Health professionals call for shared patient records
Eighteen health bodies call for digital infrastructure to support data sharing in primary care
Patient records - credit Medill DC
Health professionals in primary care need to share more information on patients, according to a number of professional bodies in Scotland.
Currently nurses, pharmacists and other health professionals have little access to information about their patients held by the family doctor.
In a joint response to a Scottish Government consultation on its digital health strategy, 18 organisations representing over 60,000 clinicians in Scotland said sharing more information would make primary care safer and more integrated.
The Royal Pharmaceutical Society (RPS), the Royal College of General Practitioners (RCGP), the Royal College of Nursing (RCN), Optometry Scotland, Community Pharmacy Scotland, the Queen’s Nursing Institute Scotland and 12 bodies representing Allied Health Professionals said digital infrastructure was needed to support them to work as a team.
RPS director Alex MacKinnon said: “With today’s increasingly complex care it is now more important than ever that essential information is shared to enable efficient assessment, care and treatment wherever people are in our health care system.”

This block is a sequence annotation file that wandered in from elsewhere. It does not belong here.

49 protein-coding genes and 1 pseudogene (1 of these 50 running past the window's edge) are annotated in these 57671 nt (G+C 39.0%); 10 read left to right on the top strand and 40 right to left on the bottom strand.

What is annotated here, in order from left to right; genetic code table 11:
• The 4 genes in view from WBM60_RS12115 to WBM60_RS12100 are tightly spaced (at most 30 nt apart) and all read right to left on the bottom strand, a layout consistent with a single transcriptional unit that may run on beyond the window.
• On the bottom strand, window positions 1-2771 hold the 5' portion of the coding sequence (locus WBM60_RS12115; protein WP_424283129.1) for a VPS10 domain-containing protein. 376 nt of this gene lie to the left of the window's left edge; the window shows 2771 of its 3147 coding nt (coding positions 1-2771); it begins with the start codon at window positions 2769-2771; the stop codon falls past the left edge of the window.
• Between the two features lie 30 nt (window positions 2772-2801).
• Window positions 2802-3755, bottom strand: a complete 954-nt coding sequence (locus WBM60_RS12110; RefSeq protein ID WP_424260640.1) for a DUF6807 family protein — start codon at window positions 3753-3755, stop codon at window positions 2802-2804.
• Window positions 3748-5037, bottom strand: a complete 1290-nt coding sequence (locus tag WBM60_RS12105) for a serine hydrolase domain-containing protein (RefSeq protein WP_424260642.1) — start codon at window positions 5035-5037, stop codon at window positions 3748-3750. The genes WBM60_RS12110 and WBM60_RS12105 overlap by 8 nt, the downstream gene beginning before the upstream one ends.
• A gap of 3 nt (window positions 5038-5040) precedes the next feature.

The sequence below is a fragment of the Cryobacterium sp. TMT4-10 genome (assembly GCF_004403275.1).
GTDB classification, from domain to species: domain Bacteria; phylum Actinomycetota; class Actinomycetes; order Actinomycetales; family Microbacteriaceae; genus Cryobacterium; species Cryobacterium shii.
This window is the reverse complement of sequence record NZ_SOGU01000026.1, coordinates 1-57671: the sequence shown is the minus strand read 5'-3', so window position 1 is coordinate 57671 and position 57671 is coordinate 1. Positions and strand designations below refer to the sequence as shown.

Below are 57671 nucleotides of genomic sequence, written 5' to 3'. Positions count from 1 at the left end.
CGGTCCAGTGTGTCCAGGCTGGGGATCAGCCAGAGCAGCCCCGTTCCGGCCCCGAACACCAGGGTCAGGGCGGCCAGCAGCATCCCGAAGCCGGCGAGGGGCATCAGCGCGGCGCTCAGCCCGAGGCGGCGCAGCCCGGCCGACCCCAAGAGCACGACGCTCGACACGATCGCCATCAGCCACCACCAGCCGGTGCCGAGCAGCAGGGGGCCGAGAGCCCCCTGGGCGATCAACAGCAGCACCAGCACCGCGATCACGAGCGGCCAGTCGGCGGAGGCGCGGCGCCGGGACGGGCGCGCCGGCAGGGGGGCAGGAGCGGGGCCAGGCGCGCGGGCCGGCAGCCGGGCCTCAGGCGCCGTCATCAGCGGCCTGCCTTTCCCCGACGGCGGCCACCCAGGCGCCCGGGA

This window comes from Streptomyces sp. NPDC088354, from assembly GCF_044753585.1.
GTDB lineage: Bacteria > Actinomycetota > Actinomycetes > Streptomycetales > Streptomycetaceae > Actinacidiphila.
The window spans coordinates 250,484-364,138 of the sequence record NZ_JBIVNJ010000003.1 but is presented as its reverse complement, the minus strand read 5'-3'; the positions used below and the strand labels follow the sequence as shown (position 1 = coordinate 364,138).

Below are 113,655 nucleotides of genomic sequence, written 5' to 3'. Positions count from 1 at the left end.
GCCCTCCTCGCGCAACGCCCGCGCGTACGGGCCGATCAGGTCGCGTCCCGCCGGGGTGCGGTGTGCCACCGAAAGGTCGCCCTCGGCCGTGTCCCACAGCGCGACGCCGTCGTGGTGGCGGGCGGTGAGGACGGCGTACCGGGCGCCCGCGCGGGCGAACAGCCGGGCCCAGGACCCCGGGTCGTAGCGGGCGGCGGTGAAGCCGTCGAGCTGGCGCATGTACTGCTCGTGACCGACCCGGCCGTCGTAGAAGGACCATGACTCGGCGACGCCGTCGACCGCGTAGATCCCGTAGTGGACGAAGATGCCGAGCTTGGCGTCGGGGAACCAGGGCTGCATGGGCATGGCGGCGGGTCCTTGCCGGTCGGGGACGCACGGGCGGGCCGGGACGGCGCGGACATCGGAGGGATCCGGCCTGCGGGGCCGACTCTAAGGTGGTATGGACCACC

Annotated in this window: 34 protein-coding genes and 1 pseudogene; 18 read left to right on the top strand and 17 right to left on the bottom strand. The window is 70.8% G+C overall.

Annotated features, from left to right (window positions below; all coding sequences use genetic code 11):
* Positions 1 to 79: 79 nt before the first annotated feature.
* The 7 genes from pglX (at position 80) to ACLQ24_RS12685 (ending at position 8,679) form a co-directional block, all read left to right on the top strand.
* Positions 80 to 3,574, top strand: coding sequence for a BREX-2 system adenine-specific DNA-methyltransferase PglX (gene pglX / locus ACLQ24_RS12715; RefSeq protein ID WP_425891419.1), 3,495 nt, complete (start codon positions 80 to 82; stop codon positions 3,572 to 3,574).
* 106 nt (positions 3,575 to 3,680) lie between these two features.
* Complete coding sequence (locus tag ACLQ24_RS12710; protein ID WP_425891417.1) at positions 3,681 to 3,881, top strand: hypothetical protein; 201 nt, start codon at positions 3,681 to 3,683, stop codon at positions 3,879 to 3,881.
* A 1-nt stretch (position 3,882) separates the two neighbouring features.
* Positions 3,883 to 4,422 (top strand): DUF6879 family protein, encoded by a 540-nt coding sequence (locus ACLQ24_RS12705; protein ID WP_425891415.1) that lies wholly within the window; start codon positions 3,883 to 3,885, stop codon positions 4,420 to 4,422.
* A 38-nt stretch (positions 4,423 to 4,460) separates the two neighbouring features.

RCGP Scotland chair Dr Miles Mack said public confidence would need to be taken into account.
“People need to be confident that their health records are safe and confidential. However, they also want to know that those involved in their care have all the necessary information to provide the best care and keep them safe,” he said.
Theresa Fyffe, director of the RCN in Scotland, said: “All healthcare professionals routinely record important information about an individual’s care, which could often be either useful or even crucial to other health or social care professionals involved in their care.
“However, often this information is held in separate systems and cannot easily be shared. Information on when a person is admitted to or leaving hospital is not always shared or available in a timely manner, which can lead to changes in care not being recorded.
“This has implications particularly for frail older people or people with complex care needs who are at risk of re-admission to hospital.”
Data sharing also formed part of a shared vision for primary care by the same group of professional bodies published last year. (link)
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